Eastern Maine Medical Center •
There is nothing particularly special about beer that makes it cause a beer belly. A beer belly is nothing more than just being overweight. Any type of extra calories will lead to a beer belly, although it does seem that alcohol has a tendency to cause fat to accumulate around the midsection. Most people don’t seem to notice the calories in a drink as much as they notice what they eat. A couple of beers will run you on average about 300 calories. But some beers can have as much as 200-300 calories per serving. Now add in the munchies that go along with a beer and you could easily be up to 600 calories or more. That is a dangerous trend when the caloric need of an average sedentary adult is only 2000 calories a day or less. In general, it takes an extra 3500 calories to store a pound of fat. If you eat your necessary calories each day and then add only one beer (average 150 calories) a day for a year, you will add 15 pounds to your weight if you don’t offset with exercise. A “light” beer has less alcohol and therefore fewer calories. However, even a light beer has about 75 calories. All beers have “empty” calories. This is a term that nutritionists use to label a food that does not offer any nutritional benefit such as protein, fiber, or minerals and vitamins.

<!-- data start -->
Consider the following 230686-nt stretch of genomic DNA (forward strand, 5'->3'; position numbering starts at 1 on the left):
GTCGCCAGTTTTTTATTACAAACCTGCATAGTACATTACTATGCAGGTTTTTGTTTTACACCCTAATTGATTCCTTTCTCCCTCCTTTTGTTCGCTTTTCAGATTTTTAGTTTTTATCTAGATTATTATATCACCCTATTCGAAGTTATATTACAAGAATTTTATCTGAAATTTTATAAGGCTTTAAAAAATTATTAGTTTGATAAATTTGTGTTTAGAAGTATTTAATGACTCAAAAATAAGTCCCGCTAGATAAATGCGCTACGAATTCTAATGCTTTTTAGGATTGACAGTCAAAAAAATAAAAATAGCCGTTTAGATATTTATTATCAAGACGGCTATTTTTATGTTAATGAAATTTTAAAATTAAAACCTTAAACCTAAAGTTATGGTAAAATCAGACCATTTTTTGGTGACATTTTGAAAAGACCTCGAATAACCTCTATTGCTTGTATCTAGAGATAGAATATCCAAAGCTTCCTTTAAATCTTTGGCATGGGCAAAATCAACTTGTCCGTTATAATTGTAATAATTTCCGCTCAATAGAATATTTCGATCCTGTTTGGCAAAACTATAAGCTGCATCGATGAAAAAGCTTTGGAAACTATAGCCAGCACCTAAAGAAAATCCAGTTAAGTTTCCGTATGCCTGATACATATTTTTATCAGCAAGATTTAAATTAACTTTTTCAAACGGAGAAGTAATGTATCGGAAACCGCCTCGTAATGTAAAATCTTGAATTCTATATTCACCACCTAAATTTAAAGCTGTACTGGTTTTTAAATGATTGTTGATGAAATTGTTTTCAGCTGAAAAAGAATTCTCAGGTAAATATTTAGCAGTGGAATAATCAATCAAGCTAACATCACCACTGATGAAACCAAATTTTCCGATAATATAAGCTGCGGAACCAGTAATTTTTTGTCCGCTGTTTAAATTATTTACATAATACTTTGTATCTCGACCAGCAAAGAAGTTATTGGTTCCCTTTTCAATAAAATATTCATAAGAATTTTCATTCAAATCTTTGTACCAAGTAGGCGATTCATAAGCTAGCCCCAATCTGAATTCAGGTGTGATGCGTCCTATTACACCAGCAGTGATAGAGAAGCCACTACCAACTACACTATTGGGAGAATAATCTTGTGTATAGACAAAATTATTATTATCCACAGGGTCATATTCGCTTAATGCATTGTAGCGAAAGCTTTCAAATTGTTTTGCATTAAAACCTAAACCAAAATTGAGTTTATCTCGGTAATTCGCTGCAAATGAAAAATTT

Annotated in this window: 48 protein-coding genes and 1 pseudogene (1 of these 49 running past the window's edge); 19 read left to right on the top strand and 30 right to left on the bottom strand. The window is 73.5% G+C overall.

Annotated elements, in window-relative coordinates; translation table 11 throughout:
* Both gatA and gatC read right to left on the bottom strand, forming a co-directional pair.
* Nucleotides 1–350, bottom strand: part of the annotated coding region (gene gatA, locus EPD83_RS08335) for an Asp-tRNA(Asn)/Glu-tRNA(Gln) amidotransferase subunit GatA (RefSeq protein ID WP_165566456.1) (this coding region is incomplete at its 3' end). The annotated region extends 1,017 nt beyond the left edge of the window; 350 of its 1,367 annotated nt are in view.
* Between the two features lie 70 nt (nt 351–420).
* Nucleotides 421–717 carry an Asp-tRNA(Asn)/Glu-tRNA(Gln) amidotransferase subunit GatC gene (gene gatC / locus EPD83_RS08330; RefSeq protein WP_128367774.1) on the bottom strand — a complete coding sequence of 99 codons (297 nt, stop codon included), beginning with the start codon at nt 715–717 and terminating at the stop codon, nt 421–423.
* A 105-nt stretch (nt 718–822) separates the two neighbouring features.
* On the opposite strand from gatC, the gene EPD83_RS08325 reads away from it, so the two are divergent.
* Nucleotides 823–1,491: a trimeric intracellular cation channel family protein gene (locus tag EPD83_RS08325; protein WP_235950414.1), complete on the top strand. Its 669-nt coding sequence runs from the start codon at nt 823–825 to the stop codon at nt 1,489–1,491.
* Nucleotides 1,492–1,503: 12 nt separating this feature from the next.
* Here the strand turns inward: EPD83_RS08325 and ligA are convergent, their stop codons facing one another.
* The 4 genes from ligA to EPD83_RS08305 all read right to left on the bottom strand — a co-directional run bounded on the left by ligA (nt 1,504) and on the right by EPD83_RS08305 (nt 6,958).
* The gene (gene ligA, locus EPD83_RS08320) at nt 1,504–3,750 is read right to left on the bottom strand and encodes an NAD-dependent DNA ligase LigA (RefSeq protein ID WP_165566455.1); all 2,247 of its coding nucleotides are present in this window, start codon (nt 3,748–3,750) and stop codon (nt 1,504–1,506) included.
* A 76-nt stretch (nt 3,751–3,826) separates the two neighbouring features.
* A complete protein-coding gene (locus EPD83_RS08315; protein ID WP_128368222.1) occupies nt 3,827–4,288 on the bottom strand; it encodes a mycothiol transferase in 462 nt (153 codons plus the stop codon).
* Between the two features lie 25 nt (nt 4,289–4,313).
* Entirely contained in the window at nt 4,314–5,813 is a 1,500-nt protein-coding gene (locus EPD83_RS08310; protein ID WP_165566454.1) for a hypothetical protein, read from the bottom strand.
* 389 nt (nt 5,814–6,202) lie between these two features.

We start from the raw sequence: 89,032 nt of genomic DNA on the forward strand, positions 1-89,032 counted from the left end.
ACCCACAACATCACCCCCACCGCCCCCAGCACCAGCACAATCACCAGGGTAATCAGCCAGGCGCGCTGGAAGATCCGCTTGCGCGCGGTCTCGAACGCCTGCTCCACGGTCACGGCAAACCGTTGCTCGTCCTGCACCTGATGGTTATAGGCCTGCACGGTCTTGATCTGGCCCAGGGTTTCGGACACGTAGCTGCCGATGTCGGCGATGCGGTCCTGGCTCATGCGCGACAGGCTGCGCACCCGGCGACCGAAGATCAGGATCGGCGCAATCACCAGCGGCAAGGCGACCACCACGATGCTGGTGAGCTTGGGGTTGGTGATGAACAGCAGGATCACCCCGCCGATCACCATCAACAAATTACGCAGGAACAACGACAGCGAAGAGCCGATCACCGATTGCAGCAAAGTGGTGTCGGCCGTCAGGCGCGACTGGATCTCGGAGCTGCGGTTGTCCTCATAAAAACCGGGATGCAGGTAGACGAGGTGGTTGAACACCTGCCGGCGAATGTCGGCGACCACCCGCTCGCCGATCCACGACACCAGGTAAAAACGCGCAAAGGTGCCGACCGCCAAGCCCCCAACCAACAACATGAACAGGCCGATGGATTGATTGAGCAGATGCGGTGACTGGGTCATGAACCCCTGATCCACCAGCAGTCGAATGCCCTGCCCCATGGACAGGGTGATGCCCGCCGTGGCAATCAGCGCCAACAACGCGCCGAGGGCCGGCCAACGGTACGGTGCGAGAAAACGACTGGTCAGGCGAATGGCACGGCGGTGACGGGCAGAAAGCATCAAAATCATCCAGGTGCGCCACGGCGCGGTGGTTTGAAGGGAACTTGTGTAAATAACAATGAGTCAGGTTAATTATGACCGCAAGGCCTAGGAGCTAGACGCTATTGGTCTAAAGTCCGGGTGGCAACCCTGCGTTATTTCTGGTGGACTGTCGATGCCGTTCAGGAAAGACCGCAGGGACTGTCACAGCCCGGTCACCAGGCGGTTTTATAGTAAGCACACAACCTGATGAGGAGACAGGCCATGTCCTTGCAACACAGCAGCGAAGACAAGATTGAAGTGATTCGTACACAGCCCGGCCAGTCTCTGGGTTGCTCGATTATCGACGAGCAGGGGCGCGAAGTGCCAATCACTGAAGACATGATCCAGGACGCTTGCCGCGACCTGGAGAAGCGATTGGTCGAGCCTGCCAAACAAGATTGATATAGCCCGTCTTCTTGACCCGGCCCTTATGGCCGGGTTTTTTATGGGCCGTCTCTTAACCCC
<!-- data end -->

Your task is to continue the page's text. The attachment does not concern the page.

Men are more likely to get the “beer belly” look because of the way they distribute fat. Men tend to put fat inside their abdomen whereas women are more likely to put fat under their skin. Strong abdominal muscles can help a man suck in the abdomen and hide the extra fat that is being stored inside. A beer belly will also become more noticeable as we age because we lose some of our muscle and the skin becomes less tight. People who drink a lot of beer tend to be people who do not exercise. Most of us exercise less as we age and this contributes to gaining a beer belly. There are also some hormonal reasons why we accumulate fat around our midsection as we age.
Dr. Joanmarie Pellegrini is a surgeon and trauma specialist at Eastern Maine Medical Center in Bangor.